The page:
It wasn't long ago that people presumed permanent, full-time jobs to be the backbone of the American economy. This was a basic concept that people simply accepted - if you didn't have a steady, guaranteed 40-hours of work every week and a regular paycheck to take home, your situation wasn't secure, and you should keep looking for a "real" job.
Over the past few years, this conventional wisdom has begun to fade. People have come to realize that jobs don't necessarily have to be permanent to be fulfilling, both financially and in terms of long-term career development. There are even some workers these days who prefer contingent labor to having a permanent position, as it gives them greater autonomy and freedom of movement from gig to gig.
The Transformation into the Gig Economy
According to Forbes, the American public is slowly transforming into a contingent workforce. Elaine Pofeldt, the former senior editor of Fortune Small Business magazine, told Forbes that traditional full-time jobs are becoming more scarce, and in response, people are getting more creative about how to find work.
Pofeldt drew upon survey data from the United States Government Accountability Office (USGAO). The bureau found that in 2015, 40.4 percent of the U.S. workforce was made up of people who don't have "what we traditionally consider secure jobs." This trend has led to an entirely new conversation about jobs in America.
"It begs an important question," Pofeldt noted. "Are traditional jobs - the foundation of our consumer economy - running their course and going the way of the typewriter and eight-track tape? And if so, what do we do about it?"
The answer may well be nothing. After all, contingent jobs help employees in terms of their flexibility and autonomy, and they're increasingly viewed favorably by corporate executives who realize that staffing is major component of any business continuity strategy.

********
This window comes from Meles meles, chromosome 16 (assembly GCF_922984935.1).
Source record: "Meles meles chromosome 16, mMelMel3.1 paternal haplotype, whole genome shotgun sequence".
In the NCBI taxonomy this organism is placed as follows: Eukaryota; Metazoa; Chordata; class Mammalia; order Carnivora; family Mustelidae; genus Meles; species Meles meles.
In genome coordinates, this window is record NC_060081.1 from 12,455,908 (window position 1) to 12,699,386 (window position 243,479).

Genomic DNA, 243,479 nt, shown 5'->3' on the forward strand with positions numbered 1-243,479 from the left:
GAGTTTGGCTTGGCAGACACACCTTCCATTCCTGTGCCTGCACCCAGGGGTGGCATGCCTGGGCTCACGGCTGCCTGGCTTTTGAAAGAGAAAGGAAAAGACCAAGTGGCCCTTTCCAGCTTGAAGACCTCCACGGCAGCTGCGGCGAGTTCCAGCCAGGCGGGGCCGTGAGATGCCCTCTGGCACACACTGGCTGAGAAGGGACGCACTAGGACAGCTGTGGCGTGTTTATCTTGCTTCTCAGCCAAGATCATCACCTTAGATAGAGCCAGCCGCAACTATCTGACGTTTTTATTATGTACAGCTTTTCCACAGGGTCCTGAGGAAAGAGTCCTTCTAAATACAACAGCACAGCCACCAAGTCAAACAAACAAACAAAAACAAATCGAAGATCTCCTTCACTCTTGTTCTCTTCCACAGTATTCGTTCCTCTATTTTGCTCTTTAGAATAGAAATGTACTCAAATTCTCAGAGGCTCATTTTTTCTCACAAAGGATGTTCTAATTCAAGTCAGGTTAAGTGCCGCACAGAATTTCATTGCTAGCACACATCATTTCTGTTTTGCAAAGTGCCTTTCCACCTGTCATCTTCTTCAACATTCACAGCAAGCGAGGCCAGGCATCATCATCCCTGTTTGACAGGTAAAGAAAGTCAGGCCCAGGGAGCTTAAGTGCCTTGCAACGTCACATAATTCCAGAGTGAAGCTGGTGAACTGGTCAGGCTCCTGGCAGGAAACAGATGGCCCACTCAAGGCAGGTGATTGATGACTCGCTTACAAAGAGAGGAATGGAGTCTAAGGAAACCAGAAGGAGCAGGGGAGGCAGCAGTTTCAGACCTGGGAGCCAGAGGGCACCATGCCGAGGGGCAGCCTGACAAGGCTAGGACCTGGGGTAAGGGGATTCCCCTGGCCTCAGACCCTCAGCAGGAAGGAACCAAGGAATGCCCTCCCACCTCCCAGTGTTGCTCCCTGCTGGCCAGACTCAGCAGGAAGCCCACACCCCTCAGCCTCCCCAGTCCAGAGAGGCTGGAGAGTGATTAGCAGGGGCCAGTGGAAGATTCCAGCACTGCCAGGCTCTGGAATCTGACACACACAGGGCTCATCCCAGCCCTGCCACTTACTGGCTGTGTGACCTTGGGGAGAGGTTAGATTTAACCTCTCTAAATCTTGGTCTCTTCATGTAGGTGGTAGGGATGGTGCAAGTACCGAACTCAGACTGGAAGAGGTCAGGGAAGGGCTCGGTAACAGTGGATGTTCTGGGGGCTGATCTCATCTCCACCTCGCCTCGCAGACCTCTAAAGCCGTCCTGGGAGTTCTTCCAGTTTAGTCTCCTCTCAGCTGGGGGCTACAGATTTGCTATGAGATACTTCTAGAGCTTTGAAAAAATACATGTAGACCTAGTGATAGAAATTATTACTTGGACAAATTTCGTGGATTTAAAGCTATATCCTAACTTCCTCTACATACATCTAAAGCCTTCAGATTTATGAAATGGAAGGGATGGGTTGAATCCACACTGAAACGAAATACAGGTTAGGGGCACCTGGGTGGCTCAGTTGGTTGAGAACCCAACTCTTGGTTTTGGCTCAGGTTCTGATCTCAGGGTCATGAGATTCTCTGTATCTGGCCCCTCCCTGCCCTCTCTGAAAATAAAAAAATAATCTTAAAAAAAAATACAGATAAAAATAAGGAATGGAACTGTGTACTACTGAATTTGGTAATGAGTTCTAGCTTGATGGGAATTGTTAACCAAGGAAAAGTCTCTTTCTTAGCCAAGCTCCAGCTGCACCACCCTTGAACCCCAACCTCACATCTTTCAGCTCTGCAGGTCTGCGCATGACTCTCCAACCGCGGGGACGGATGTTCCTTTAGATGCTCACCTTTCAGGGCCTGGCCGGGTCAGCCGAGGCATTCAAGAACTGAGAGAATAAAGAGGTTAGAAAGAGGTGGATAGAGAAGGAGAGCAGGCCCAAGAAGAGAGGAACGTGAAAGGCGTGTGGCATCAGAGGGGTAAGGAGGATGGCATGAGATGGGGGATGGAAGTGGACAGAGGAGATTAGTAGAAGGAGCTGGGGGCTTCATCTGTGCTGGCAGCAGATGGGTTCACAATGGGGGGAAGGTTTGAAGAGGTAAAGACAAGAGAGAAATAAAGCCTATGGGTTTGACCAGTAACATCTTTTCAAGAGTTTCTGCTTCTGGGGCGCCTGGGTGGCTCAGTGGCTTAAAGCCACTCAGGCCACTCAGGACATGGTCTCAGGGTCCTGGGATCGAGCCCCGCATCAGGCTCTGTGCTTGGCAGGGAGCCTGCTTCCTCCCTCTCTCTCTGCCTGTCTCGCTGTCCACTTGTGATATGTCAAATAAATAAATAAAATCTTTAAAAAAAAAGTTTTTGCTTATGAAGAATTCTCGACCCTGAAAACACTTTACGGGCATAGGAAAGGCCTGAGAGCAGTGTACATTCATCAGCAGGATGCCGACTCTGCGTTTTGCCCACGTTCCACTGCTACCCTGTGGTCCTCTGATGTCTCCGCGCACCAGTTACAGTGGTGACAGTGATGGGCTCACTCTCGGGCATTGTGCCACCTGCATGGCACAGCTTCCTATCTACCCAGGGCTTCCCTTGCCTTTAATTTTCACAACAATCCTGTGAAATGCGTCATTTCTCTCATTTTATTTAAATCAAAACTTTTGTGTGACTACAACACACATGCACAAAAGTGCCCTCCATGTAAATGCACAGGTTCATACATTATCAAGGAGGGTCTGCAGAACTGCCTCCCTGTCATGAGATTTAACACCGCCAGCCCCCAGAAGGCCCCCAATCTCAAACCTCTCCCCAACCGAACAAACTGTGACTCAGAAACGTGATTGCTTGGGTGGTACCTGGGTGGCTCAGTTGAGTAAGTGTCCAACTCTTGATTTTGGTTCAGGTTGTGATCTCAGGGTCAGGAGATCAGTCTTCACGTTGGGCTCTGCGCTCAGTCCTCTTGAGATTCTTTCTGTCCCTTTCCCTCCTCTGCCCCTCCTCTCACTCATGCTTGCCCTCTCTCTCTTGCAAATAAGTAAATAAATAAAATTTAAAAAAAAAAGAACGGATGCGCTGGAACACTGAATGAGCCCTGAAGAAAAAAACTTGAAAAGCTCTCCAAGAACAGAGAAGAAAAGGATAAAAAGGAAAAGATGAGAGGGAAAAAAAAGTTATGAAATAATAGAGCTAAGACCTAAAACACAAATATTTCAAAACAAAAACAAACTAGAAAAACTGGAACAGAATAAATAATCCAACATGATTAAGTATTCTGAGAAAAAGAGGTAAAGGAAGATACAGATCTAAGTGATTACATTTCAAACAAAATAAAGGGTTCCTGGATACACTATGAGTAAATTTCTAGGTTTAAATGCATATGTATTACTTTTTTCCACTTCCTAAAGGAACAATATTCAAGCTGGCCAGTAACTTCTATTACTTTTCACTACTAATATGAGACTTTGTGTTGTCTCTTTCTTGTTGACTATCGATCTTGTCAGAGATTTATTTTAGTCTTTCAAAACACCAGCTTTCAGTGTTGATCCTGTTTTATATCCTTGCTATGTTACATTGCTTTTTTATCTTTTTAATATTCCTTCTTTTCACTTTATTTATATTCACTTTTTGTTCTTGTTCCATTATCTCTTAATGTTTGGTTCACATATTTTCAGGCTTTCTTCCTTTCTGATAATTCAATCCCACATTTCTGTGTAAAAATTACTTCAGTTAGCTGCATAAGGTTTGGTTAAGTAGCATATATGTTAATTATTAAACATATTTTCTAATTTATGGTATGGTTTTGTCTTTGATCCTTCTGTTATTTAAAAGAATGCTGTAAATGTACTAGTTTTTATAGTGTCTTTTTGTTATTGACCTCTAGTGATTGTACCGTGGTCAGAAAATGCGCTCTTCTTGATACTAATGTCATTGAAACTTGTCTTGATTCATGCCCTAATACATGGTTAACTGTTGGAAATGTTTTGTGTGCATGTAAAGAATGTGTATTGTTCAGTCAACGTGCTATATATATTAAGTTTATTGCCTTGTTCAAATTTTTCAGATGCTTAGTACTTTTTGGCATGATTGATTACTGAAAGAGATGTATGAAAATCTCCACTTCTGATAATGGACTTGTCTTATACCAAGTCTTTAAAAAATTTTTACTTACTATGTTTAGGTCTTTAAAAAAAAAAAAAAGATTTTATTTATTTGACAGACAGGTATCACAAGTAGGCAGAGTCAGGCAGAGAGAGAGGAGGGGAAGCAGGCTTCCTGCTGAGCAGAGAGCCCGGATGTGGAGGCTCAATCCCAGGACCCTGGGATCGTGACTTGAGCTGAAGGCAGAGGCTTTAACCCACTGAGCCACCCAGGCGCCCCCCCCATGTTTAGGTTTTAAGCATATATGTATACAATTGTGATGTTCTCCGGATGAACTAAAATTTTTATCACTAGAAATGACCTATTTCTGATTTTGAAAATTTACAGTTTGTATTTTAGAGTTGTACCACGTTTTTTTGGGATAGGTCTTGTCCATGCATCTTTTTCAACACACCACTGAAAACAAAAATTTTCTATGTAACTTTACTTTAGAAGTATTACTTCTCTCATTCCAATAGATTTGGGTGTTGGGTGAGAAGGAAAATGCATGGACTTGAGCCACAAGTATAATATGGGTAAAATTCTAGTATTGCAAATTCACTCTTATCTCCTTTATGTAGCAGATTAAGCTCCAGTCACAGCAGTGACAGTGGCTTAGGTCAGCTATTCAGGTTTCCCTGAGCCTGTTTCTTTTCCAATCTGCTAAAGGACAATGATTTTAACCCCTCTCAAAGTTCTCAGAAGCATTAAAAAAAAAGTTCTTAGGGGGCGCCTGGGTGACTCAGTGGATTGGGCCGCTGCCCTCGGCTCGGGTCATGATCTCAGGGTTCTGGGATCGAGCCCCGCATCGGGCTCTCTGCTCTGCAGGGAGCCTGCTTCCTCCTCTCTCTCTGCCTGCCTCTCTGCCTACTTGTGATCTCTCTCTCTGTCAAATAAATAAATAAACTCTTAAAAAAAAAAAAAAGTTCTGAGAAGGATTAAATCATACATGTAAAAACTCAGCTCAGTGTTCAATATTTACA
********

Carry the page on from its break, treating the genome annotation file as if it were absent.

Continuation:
We believe it would be wrong to paint all contingent work options with the same wide brush. At MADI we are finding that he reality is that today's temporary staffing landscape features a diverse range of options:
Rather than work the full 40-hours every week, many workers prefer part-time arrangements. This gives them the freedom to pursue other interests and achieve work-life balance.
2. Independent Contracting
Some skilled workers, ranging from IT to manufacturing professionals, have the ability to find their own customers and offer up their services on a contract basis.
Plenty of workers are on call, available to show up for work whenever necessary, but not necessarily on the job constantly. These individuals can be anyone from a brain surgeon to a snowplow driver.
Some bold individuals are willing to leave behind the security of a steadily paying job and start their own businesses such as shops and restaurants.
There are many employees who have a specific company they work for, but on a contract basis rather than a permanent, full-time position. This also gives them a bit more control over their career paths.
6. Temporary Agencies
Finally, you have temporary workers who are deployed by staffing agencies. Typically, the traditional agency supplies locally sourced temporary personnel often coupled with management services.
Today a variety of new “borderless” options are also coming into their own in response to potentially crippling local labor shortages that the traditional agency can’t address.
For example, MADI offers up an agile high performance solution which draws upon its national pool of talent enabling the ability to pull together a team of skilled trades personnel based upon skills and experience, then quiclky mobilize those teams anywhere in the country, to solve staffing challenges for companies who can't source talent local to their facilities or for companies who need large groups of technical labor quickly. Highly skilled workers enjoy taking on challenges such as these, traveling to new new places, and they enjoy the flexible lifestyle that comes with it.
Having different staffing solutions such as these can be key to ensuring business continuity. In today’s gig Economy environment, companies are no longer limited by local talent availability or region to get the skilled personnel they need, when they need it. And that's great news considering the skilled labor shortage is expected to increase substantially moving forward.